Tuesday, January 18, 2005

Triple play arms race

The past couple of days have given us some signposts for the coming year, suggesting we're going to be seeing a ramp up in M&A and capital raising in 2005, related to content acquisition, industry consolidation, and expansion/acceleration of capex plans, all relating to the ultimate goal of the elusive IP Triple Play:

  • Yesterday Liberty Media subsidiary UnitedGlobalCom announced the acquisition of UK-based pay-TV house Zone Vision Networks, which brings UGC control of Reality TV (claiming 125m viewers globally), film channel Europa Europa (6m subs) and entertainment channel Romantica (also 6m viewers). UGC already held 49% in Reality TV, and Zone Vision had already teamed up with Liberty's Japan unit on a local version of Reality TV, so it was practically in the family already.
  • This morning Liberty has announced a buyout of UGC minorities, for either $9.58 per share or 0.2155 Liberty Shares, and the newco will be known as Liberty Global. I think this sort of development was inevitable, though it comes sooner than I expected.
  • The wires are abuzz this morning with speculation that Tiscali may have a funding shortfall in its business plan (remember it has IP Triple Play aspirations in its major markets) of EUR50 - 100m after it (presumably) makes its EUR250m debt maturities in July. This suggests that the company needs: 1) further disposals; 2) a change in strategy; 3) an equity offering; or, 4) an aquirer.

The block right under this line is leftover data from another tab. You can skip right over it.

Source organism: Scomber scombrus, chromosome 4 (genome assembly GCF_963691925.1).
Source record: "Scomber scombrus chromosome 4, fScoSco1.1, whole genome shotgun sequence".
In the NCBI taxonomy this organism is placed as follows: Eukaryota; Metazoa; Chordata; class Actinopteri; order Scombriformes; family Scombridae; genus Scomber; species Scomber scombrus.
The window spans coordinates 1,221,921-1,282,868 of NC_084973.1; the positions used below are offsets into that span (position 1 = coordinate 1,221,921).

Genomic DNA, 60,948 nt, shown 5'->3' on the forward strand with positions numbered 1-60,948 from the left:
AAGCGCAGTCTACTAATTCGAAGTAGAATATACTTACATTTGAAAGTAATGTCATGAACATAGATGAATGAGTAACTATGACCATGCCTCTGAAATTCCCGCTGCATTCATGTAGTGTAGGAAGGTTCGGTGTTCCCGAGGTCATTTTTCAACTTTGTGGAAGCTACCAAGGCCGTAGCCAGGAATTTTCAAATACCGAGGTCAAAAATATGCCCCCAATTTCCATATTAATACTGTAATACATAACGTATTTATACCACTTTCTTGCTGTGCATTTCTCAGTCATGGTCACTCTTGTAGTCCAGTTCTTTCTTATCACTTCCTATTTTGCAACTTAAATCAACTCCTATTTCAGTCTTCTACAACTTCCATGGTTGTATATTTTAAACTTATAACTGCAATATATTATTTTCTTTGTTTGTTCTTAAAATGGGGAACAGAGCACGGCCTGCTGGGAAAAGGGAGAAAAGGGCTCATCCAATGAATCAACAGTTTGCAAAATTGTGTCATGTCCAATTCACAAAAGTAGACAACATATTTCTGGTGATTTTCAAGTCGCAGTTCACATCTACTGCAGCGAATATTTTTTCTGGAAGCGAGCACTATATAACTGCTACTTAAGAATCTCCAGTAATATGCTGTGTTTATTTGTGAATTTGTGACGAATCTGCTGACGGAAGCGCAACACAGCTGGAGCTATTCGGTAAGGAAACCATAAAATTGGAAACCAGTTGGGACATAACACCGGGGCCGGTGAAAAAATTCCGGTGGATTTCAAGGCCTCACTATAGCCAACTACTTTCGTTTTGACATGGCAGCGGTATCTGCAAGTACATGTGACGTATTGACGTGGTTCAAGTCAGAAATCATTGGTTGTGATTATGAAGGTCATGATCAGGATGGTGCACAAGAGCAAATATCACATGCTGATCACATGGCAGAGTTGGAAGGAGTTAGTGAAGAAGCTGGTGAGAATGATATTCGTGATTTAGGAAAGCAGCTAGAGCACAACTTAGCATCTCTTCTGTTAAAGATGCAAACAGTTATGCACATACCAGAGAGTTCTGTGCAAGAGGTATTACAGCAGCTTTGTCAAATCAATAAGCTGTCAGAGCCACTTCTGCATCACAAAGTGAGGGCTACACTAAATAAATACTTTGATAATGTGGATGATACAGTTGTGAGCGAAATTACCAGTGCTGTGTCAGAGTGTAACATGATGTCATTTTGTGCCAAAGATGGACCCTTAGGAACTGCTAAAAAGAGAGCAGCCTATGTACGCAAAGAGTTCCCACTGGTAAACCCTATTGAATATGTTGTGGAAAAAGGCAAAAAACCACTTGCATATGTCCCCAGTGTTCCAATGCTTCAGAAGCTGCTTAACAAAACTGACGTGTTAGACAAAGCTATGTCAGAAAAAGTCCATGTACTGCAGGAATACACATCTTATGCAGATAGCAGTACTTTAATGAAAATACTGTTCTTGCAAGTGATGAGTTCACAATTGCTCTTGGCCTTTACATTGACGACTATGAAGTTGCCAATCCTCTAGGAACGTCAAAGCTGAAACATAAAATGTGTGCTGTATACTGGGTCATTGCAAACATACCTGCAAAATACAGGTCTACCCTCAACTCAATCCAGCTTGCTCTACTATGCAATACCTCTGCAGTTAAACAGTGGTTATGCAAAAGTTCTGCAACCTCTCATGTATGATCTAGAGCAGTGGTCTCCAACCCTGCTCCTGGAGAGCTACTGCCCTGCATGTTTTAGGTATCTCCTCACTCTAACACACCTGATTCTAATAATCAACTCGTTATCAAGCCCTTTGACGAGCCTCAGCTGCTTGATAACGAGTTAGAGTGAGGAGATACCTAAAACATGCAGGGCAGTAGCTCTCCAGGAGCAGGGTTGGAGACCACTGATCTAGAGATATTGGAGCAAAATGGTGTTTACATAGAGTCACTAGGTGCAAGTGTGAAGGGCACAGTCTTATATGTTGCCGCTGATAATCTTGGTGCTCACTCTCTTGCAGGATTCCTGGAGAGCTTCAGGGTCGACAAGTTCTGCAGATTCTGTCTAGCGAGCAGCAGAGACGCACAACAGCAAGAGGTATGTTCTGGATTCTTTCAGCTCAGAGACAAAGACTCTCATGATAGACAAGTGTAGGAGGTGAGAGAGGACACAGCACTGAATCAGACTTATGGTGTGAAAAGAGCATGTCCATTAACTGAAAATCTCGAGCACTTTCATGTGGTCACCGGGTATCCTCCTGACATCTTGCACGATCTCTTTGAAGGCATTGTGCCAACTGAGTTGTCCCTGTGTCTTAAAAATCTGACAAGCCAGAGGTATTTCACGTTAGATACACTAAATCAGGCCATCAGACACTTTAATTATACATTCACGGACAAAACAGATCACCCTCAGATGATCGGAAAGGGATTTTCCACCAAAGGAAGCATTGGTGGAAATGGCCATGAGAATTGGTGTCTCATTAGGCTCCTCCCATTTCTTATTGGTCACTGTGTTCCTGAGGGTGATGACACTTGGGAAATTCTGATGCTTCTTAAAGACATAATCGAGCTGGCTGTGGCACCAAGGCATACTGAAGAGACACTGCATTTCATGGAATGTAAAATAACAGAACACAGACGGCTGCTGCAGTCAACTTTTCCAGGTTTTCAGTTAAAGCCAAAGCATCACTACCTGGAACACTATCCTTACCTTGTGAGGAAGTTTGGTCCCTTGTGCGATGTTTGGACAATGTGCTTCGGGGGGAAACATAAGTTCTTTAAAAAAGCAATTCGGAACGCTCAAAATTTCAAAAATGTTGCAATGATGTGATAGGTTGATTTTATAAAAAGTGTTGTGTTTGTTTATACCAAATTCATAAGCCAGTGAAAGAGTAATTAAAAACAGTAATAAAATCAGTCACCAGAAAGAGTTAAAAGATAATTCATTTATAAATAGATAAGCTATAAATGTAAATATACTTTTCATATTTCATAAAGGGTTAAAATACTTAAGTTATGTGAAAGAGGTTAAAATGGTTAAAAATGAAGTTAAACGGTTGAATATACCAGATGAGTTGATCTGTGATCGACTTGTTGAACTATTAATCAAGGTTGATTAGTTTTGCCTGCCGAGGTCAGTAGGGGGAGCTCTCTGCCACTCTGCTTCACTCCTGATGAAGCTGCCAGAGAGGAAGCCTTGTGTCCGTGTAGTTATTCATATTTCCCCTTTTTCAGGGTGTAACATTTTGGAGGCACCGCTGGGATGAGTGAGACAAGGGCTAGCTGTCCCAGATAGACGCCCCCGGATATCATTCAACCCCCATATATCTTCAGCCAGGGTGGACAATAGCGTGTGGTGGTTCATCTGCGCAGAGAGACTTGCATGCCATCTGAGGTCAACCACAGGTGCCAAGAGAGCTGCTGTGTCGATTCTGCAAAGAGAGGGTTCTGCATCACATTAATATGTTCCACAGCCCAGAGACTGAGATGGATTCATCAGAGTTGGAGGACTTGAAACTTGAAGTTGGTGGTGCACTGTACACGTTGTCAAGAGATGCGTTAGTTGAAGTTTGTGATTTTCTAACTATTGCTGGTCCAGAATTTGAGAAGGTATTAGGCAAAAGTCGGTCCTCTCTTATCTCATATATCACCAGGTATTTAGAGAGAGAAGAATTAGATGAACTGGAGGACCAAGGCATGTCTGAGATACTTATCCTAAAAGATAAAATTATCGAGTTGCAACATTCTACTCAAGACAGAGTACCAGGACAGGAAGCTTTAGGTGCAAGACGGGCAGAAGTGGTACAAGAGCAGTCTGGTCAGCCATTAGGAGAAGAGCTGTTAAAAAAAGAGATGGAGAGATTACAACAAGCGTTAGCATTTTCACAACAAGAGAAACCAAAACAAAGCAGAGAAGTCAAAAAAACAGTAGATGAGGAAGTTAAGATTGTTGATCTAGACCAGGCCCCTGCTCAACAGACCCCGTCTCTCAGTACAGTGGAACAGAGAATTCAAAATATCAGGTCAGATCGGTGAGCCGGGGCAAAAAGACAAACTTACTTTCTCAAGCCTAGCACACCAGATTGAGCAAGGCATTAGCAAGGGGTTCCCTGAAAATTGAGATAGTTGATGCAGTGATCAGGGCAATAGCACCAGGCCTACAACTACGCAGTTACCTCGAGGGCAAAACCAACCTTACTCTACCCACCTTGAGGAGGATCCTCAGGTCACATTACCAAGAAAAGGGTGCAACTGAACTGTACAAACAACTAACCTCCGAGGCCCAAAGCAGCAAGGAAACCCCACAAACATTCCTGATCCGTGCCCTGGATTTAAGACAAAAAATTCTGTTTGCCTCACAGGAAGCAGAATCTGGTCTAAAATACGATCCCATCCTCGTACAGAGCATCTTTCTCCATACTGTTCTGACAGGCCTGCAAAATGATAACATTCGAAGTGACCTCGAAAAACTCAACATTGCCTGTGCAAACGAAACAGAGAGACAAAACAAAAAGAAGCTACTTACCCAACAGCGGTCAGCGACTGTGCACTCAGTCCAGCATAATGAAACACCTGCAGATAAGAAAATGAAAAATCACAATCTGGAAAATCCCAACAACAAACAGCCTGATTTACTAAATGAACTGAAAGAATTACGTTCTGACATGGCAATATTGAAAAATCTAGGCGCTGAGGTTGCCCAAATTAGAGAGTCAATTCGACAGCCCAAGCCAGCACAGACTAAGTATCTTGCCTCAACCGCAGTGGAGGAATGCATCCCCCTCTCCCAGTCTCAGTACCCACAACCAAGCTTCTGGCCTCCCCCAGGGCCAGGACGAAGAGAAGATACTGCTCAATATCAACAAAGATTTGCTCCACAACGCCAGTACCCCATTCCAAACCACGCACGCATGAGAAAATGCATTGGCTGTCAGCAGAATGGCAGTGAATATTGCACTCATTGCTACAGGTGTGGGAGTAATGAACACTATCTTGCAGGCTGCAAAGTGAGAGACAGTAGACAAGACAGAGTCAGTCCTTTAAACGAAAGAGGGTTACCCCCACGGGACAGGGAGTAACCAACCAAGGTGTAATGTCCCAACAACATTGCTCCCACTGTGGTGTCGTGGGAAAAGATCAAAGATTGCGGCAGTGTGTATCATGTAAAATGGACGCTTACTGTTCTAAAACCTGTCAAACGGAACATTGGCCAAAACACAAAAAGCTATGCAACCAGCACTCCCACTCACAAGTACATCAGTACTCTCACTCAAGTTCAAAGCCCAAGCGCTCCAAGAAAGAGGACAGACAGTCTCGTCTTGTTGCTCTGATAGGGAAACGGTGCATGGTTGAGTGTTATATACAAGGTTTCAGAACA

• Fastweb yesterday dropped a bomb on the market by announcing an EUR800m rights issue to fund its revised strategy, which now focuses on marketing "single-play" DSL lines in an expanded footprint as an upgrade path towards Triple Play over time. The expected short term impacts are significantly higher revenues (40% CAGR over two years vs. 24% under the old plan), slight margin compression, and a near-doubling in capex over the next two years. All of this is aimed at delivering higher absolute revenues (20% above previous plans) and EBITDA in the long term, and the sweetener proposed is that projected dividends under the new plan are EUR1.5bn by 2010, vs. EUR1.0bn previously.

Having pursued a fairly disciplined Triple Play strategy for four years, Fastweb is now changing gears and appears to be going for land-grab, which may ultimately be the right answer, but investors could also be forgiven for thinking that some of this sounds very much like the familiar formula of the bad old days (1999 - 2000) - accelerated capex and acquisitions aimed at delivering higher returns five years out. All of this sounds great, so long as DSL/cable pricing remains stable, alternative access technologies don't drive access pricing points through the floor, and, crucially, people continue to have an interest in paying to watch television.

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